NAN Governor Samuel Ortom of Benue says the state does not own any militia group. Ortom was reacting to rumour making the rounds in some quarters in the country that the state government owned a militia group. The governor spoke on Thursday, January 18, in Makurdi, when the Benue Youth Prayer Group and National Union…
By Olabisi Olaleye with agency reports
It is believed that technology evolves daily. This is the major of reason the federal government is expected to latch on what technology offers, especially emerging technologies that could accelerate productivity such as the drone.
A drone is an unmanned aerial vehicle (UAV), which are a component of an unmanned aircraft system.
Currently, the world is in need of data that can be sourced with drones. Not toy drones for hobbyists nor military drones but powerful data-capturing drones that are transforming the way companies operate, offering unparalleled insight from 400 feet.
Experts have explained that government should delve into partnership with private investors to utilise drones for deliveries, for example.
It not only reduces cost but also boosts efficiency at the speed necessary for this technology age.
Years back, drones were known in advanced countries to be tools for combat in war zones but now drones could be used for various services, including e-commerce delivery, agriculture, medical supplies and test results.
According to the 2017 Drone Industry Trends Report by DroneDeploy, a drone-mapping software with the largest drone data platform in the world that has mapped 10 million acres of land, drones’ mapping capabilities are redefining and creating new industries.
Globally, the rising popularity of drones is generating significant value for enterprises and entrepreneurs alike, from the creation of 29,000 new jobs for drone pilots to lucrative company decisions facilitated by data.
In the United States, DroneDeploy’s software generated an estimated $150 million in economic value.
Providing additional insight,the CEO of DroneDeploy, Mike Winn, said the ease with which drones collect data, combined with integrations, make data easily shareable. And this is increasing company efficiency by up to 10 times.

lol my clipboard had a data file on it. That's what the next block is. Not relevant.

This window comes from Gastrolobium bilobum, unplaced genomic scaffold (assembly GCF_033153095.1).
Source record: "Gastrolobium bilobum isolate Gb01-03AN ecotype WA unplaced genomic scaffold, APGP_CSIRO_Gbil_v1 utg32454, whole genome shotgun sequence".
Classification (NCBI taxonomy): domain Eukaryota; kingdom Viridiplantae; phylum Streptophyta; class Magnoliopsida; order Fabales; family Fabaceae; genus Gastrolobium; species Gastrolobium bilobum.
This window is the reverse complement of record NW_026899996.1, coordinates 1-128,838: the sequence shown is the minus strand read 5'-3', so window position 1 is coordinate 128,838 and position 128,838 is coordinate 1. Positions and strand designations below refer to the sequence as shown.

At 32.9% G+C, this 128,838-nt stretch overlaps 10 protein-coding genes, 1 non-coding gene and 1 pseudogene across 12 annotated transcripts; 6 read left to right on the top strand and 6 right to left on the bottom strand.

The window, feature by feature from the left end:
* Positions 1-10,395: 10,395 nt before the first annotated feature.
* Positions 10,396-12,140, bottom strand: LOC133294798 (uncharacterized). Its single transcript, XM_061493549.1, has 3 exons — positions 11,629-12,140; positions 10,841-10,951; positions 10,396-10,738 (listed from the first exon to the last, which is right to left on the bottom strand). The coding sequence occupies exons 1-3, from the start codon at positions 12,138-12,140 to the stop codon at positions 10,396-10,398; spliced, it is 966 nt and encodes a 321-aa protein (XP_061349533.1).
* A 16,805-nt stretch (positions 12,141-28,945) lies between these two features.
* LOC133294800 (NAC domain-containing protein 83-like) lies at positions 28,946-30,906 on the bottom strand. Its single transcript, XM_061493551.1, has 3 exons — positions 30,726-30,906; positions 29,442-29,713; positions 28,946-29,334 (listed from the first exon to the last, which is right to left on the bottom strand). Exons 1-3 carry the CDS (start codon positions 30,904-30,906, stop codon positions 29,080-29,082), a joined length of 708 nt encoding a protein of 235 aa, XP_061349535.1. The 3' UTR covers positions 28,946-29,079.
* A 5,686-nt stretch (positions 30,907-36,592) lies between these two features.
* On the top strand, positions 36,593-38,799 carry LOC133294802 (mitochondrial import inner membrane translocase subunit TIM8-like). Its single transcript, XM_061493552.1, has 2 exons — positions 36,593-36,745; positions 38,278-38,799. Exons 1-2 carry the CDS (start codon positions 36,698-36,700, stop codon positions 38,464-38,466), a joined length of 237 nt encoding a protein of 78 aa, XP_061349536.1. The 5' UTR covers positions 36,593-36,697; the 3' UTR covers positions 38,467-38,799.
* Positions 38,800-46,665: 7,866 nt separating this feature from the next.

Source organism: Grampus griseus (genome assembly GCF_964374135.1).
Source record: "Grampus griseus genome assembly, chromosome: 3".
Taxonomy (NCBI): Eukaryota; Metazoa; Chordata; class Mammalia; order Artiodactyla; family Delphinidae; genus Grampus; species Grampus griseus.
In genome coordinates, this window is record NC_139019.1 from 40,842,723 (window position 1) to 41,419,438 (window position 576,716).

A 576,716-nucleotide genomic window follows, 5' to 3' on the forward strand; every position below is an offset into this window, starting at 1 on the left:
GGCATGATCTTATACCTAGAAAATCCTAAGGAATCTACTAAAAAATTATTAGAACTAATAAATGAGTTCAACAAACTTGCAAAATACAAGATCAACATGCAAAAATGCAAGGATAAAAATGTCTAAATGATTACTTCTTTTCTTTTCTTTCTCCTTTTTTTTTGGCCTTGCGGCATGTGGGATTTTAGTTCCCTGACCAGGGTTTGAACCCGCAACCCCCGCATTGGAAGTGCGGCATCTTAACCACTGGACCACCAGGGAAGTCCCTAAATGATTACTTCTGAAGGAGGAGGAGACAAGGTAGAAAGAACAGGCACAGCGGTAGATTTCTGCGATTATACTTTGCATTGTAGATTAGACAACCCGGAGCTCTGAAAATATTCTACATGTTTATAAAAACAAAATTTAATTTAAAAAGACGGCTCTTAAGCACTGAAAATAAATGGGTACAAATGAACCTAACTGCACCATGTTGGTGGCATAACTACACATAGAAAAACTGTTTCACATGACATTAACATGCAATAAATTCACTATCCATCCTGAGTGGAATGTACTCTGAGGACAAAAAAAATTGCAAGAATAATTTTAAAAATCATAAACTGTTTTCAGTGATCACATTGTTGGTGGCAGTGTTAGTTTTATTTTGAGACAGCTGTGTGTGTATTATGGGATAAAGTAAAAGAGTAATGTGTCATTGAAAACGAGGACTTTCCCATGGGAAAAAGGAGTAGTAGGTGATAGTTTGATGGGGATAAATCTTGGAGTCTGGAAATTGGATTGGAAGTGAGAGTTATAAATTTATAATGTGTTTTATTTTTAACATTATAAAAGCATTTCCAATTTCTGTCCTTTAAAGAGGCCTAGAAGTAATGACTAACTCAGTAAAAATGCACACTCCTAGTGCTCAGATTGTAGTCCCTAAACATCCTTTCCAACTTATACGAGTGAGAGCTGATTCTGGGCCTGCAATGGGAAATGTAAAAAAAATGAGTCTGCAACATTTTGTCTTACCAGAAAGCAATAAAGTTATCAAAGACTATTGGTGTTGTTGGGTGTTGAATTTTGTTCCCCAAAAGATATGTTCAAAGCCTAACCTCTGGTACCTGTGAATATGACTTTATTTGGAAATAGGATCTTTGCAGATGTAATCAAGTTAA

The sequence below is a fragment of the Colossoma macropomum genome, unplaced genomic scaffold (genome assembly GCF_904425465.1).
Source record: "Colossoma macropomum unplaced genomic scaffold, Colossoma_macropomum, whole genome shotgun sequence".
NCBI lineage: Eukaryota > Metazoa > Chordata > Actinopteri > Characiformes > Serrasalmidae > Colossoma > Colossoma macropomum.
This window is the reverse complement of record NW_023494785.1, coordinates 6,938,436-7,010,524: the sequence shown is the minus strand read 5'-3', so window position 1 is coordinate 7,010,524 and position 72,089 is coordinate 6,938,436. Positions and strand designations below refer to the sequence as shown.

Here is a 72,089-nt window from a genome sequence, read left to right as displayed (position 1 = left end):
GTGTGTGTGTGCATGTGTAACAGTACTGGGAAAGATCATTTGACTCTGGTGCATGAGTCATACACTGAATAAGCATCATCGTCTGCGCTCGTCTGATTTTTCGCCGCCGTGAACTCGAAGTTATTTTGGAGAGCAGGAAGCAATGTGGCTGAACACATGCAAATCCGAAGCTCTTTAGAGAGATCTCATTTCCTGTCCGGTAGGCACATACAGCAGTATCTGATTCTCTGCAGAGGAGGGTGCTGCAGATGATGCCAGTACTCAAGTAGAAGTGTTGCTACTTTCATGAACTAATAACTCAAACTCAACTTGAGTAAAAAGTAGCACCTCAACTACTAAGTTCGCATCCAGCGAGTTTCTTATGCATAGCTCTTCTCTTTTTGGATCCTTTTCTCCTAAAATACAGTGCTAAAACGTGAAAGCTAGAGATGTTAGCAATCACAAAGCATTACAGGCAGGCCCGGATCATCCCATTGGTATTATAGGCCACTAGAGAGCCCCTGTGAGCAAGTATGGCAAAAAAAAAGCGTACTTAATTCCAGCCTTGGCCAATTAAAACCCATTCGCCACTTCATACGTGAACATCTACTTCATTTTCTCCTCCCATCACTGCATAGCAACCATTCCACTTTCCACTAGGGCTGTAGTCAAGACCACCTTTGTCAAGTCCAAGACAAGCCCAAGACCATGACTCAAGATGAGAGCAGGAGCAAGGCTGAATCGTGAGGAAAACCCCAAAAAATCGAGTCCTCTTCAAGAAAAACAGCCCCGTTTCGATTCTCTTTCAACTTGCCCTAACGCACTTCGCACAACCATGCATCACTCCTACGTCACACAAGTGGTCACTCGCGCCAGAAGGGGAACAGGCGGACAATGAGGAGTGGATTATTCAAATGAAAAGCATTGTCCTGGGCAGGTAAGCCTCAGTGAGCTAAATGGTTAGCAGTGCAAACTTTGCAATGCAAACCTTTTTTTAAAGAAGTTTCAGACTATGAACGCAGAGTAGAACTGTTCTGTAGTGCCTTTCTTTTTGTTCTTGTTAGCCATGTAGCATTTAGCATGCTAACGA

“Sixty per cent of DroneDeploy users create new maps every single week, signaling that entire industries are becoming reliant on the data drones provide,” the firm said.
The question remains, when will Nigeria embrace drone technology without propping up airspace regulations as a hindrance to its actualisation?
A year ago, online and offline store, Yudala deployed the drone for the first time to deliver goods and services ordered from its store to customers in Nigeria.
According to Yudala’s marketing manager, Afam Anyinka, the best way to know the readiness of the continent for drones would be to push the boundaries.
“Truth is, most innovations and inventions were not products of serendipity but outcomes of carefully planned and rigorous, often cerebral, processes. Going by the overwhelmingly positive reception to the drone delivery, I must state that Nigeria is indeed ripe for such an initiative,” he said.
Already, South Africa has ventured into numerous commercial drone start-ups that are now providing services for clients and generating revenue.
Agriculture, in other climes, has embraced drones more than any other sector as a way to efficiently map farmland. The surveying, construction, and education industries follow on its heels.